Let us hear a story of one ministry and a historic event in Moraviantown, London Conference.
We give thanks that in April 2016 land was transferred from The United Church of Canada back to the Delaware Nation. The land is known as Fairfield and has become a national historic site with a history dating back to the 1700s.
Those in favour of Bill C-262, An Act to ensure that the laws of Canada are in harmony with the United Nations Declaration on the Rights of Indigenous Peoples , in the Senate are urging churches to reach out again to all senators to ensure its passage.
Let us hear a story of how The Healing Fund is building resilience and hope in Indigenous children and youth.
Pimicikamak Cree Nation (pronounced as pim ih chik uh mak) is a Cree-speaking Indigenous community north of Lake Winnipeg in Cross Lake, Manitoba. Pimicikamak means “where a lake lies across the river.” The community initiated a three-day suicide prevention strategy by inviting Indigenous and non-Indigenous artists to their community to create art with their children, youth, and families.
On Sunday, May 26, 2015, congregations all over Canada created Heart Gardens to honour the memory of Aboriginal children who died in the residential schools over the 120 years the schools existed. Over 2,000 Heart Gardens were created.
For the 150th year of Confederation, an invitation to acknowledge the damage done to the First Peoples of this land and seek reconciliation in worship and through next steps. From Gathering, Lent/Easter 2017.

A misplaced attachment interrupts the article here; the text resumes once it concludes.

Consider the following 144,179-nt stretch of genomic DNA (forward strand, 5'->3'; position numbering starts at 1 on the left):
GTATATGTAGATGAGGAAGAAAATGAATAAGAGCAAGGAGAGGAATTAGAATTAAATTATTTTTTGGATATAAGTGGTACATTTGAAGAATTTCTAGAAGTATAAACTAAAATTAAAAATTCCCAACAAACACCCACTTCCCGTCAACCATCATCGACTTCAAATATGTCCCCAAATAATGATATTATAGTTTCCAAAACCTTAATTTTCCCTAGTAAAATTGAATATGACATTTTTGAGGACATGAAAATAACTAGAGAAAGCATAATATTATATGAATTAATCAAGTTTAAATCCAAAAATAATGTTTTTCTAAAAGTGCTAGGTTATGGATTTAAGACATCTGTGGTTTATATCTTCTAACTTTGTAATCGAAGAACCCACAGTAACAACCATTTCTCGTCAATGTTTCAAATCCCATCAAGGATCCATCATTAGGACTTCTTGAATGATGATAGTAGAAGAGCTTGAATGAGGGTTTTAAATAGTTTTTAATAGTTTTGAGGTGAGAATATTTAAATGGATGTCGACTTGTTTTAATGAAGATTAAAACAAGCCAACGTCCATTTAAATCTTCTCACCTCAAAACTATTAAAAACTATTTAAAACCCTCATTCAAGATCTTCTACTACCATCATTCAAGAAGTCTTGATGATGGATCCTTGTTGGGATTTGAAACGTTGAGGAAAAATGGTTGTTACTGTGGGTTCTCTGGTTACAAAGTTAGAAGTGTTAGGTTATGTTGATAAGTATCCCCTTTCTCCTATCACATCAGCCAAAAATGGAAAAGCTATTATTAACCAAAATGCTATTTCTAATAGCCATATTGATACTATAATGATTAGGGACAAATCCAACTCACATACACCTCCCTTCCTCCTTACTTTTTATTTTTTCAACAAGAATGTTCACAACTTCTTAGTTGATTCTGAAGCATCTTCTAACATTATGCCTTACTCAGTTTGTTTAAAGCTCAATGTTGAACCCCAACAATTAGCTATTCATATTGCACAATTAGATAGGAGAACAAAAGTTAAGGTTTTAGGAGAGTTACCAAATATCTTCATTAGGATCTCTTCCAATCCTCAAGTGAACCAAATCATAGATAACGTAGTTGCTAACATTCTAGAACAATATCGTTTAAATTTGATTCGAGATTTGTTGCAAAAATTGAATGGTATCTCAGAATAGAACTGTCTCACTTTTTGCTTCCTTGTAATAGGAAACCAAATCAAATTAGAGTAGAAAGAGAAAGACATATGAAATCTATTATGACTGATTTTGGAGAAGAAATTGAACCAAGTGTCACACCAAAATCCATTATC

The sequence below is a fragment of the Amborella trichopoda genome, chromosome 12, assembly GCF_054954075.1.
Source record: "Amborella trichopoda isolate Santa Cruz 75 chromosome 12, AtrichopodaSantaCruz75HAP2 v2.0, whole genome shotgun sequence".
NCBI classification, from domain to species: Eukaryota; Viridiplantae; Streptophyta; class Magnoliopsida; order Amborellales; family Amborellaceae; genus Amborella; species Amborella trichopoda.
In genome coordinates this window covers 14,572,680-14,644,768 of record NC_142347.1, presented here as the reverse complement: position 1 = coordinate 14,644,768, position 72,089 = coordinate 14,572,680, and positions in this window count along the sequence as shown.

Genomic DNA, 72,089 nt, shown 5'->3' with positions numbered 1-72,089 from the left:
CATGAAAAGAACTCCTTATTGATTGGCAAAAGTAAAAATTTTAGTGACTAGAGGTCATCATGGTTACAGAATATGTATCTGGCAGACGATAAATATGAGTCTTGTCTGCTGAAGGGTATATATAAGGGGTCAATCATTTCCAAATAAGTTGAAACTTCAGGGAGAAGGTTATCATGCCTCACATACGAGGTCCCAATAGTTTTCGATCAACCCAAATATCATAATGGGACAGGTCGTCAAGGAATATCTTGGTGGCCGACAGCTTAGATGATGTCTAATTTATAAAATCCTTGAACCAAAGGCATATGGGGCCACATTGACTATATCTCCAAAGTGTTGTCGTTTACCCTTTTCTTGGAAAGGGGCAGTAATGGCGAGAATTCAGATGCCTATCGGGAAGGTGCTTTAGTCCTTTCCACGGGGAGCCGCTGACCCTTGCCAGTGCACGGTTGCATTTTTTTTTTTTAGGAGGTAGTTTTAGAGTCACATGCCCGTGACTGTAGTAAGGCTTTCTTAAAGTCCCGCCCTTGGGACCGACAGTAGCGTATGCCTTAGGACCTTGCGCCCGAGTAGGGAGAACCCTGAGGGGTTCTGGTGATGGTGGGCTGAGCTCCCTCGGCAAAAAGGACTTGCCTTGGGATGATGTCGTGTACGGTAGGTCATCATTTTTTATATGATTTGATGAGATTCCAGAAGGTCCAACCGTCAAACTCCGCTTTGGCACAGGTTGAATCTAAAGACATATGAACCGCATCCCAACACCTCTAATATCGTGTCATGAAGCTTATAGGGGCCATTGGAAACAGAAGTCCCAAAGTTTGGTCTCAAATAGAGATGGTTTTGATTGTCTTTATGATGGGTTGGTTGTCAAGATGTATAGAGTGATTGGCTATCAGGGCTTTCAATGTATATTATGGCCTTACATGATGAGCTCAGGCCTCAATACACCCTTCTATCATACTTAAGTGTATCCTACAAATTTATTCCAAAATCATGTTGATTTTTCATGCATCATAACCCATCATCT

Moderator Jordan Cantwell has written to all members of and communities of faith in The United Church of Canada encouraging their thoughts, prayer, and action in support of the United Nations Declaration on the Rights of Indigenous Peoples. Written in the context of recent events related to pipeline projects in Canada and the United States, the letter emphasizes the importance of free, prior, and...
In southcentral Ontario, on the south side of Rice Lake, approximately 30 km north of Cobourg in a valley, you will find the beautiful Alderville First Nations Community.
Through support from Mission & Service, Alderville First Nation is a thriving, Spirit-filled community that is rich in heritage and Native culture. Visitors are able to interact with the community at the Annual Pow-wow and at Drum Socials.
As we approach October 4, the day set aside to publicly remember murdered and missing Indigenous women and girls in Canada, The United Church of Canada offers the Commissioners of the National Inquiry into Murdered and Missing Indigenous Women and Girls our prayerful support in the difficult work ahead.
At Christmas, we acknowledge the coming of a new hope for justice and peace in the world. It is in this spirit that I write to thank you for moving so quickly to implement a national inquiry on murdered and missing Indigenous women and girls, an action that we and many others asked you to undertake as one of your first acts of government.
The Mohawk words “Akwe Nia’Tetewá:neren” (in English, “All My Relations”) were added to The United Church of Canada’s crest in 2012, recognizing that we are all connected to each other and all of creation.
Moderator Jordan Cantwell’s open letter on the Day Scholars’ class action, the “administrative split” argument that denied compensation to students of certain residential schools, and the case of students who lived in the Teulon residence.